Virginia’s new marijuana laws are now in effect
Virginia’s new marijuana laws are now in effect. Anyone 21 and over can possess up to an ounce of marijuana or an equivalent amount of a cannabis product, such as edibles or vape oil.
Adults caught with more than an ounce on them in a public place will face a $25 civil penalty. Those with more than a pound of marijuana in their possession can be convicted of a felony that comes with at least a year in prison and up to a 10-year sentence and a $250,000 fine.
Anyone under 21 caught with marijuana could face up to a $25 fine and be ordered to enter a substance abuse treatment or education program.
The Joint Legislative Audit and Review Commission, the Virginia General Assembly’s watchdog agency, recommended changes to add a misdemeanor possession charge if someone has more than the set limit of an ounce but less than a pound on them in public.
Although people can legally cultivate marijuana plants beginning July 1, it will still be illegal for anyone to buy cannabis seeds or cuttings needed to grow those plants. Households are allowed to grow four marijuana plants and all plants must be away from public view and be tagged with the grower’s name.
The four plant limit applies to the entire household and is not per individual.
People will be allowed to share small amounts of seeds with one another, but they can’t sell them.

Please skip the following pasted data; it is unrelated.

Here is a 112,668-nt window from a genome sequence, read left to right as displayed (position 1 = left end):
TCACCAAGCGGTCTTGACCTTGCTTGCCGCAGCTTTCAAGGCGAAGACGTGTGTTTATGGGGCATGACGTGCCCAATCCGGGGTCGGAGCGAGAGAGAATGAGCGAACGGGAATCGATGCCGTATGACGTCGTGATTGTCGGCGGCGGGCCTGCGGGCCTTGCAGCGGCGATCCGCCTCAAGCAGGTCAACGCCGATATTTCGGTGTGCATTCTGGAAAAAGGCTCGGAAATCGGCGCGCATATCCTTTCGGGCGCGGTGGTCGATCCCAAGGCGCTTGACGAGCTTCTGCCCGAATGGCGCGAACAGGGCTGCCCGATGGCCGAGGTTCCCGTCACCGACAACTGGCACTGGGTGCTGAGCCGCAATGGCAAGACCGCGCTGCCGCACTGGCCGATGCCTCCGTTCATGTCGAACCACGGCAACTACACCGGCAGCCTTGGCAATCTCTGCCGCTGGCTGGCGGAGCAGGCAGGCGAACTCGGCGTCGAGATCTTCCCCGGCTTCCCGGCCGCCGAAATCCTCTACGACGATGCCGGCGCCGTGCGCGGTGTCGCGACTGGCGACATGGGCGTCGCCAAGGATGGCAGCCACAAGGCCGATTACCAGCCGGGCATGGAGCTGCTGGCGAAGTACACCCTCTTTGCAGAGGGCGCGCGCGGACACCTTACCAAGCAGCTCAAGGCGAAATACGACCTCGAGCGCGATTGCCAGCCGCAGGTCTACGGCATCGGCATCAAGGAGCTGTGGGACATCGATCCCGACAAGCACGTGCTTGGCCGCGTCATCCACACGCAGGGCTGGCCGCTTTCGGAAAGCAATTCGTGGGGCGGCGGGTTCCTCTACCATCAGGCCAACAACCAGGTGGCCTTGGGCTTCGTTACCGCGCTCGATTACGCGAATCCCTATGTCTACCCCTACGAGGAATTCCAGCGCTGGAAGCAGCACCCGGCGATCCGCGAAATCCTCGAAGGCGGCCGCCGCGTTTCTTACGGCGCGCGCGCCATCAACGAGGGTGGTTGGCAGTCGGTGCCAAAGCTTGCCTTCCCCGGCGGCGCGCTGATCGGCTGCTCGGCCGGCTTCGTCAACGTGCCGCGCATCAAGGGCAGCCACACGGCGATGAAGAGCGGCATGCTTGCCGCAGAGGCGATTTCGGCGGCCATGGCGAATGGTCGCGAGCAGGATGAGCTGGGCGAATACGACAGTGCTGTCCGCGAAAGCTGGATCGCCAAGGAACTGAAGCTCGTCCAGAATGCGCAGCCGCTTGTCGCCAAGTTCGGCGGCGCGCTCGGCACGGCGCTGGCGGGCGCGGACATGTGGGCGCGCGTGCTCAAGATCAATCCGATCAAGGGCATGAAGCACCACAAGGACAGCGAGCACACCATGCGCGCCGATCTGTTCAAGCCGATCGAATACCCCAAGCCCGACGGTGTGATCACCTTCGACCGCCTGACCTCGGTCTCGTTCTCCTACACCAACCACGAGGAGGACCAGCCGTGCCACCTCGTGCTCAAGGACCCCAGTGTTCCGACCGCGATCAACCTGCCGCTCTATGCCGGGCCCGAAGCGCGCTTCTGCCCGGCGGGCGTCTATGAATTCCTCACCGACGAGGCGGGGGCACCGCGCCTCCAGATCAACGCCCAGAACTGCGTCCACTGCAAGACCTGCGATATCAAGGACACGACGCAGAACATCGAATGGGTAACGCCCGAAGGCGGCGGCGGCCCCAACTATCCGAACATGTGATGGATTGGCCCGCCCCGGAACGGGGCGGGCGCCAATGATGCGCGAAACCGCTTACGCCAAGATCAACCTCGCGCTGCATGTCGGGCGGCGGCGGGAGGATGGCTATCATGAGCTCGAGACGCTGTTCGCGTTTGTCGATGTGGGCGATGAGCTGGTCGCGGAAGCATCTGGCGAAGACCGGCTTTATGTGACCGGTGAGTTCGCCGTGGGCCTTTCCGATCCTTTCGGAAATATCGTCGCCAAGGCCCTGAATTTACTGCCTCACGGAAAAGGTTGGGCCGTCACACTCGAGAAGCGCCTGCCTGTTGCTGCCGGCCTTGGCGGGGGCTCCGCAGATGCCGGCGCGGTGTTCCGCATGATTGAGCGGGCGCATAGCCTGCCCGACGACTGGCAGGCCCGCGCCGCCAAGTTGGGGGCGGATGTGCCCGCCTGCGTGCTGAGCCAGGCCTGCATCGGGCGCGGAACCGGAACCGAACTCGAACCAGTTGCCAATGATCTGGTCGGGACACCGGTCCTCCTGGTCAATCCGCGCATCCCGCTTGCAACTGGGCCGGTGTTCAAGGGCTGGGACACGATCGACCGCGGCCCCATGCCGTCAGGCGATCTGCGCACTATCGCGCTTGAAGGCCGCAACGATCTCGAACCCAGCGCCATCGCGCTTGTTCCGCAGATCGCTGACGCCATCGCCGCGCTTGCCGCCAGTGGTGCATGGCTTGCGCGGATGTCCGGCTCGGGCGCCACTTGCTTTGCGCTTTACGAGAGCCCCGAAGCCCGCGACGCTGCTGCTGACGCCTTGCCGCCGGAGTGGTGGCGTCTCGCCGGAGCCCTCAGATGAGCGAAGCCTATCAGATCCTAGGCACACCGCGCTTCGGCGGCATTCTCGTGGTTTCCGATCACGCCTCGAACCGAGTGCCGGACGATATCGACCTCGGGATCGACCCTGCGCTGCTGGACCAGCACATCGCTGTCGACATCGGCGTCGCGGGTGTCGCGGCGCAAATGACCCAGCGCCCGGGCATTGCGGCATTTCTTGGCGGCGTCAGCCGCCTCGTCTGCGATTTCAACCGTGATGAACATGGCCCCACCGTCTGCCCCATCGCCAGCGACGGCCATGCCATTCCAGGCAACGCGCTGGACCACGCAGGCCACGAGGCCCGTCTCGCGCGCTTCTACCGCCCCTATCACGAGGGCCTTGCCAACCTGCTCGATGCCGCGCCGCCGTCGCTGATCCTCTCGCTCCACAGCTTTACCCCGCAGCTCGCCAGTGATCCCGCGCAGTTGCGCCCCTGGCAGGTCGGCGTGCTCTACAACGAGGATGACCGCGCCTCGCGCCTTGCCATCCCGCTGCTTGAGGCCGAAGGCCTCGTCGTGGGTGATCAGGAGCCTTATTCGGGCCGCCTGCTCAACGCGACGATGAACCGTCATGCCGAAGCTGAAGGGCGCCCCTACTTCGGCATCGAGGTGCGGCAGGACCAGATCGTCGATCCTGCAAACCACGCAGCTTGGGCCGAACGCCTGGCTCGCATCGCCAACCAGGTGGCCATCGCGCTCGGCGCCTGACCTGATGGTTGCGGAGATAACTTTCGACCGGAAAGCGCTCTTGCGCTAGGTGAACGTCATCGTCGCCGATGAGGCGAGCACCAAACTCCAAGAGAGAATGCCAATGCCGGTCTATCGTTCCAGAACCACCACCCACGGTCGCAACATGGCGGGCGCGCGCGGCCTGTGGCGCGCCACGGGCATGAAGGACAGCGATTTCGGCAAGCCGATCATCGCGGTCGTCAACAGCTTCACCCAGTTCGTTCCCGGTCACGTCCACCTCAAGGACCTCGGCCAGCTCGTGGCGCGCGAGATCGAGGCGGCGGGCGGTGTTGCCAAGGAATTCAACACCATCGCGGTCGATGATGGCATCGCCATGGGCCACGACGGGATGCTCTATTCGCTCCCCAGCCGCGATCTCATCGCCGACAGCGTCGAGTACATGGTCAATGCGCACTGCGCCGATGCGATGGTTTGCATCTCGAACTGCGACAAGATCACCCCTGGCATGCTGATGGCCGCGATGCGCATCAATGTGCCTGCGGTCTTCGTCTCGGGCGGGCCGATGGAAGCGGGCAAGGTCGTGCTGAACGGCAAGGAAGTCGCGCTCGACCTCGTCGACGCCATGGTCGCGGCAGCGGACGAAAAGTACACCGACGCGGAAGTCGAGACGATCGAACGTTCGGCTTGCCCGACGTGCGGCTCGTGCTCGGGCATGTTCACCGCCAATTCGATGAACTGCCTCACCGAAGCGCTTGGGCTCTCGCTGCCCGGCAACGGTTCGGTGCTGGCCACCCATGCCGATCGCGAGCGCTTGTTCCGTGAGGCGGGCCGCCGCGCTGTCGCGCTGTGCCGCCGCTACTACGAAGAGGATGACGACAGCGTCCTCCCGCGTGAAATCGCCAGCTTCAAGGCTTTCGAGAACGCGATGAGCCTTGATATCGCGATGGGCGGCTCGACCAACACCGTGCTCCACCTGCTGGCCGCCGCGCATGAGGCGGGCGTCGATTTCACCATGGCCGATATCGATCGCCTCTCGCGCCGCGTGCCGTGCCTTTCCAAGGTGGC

Virginia marijuana legalization timetable has many confused
RICHMOND, Va. (AP) — Virginia’s road to legalizing simple possession of marijuana has had some twists and turns, so it’s not surprising that advocacy groups have been flooded with calls from people trying to understand exactly what will be allowed under state law as of July 1.
Legislators initially voted in February to legalize possession of up to an ounce of marijuana for adult recreational use, but not until 2024, when retail sales would begin. An outcry ensued over the three-year wait before ending pot possession penalties, so in April they voted to move up legalization to this July 1.
Adding to the confusion: lawmakers included a “reenactment clause,” which means the General Assembly will have to vote again next year on major portions of the law, mainly to establish a regulatory framework for the legal marijuana marketplace.
The process has resulted in some contradictions that may not get resolved until years after legalization begins.
Sen. Adam Ebbin, one of the lead sponsors, said people need to understand the law’s limits for now. Possession of up to one ounce (28.3 grams) with no intent to distribute will become legal for adults, 21 and older. Adults will also be allowed to grow up to four marijuana plants per household. But not much else will change.
“People still need to be careful — this is not an official open marijuana market,” Ebbin said.
Virginia is joining 17 other states with laws allowing adults to possess and consume marijuana. In each one, laws have legalized simple possession before establishing a legal marketplace for buying and selling marijuana, said Jenn Michelle Pedini, the development director for the National Organization for the Reform of Marijuana Laws.
Under Virginia’s law, buying and selling marijuana will remain illegal until Jan. 1, 2024, when retail sales are expected to begin. Smoking marijuana in public also remains against the law.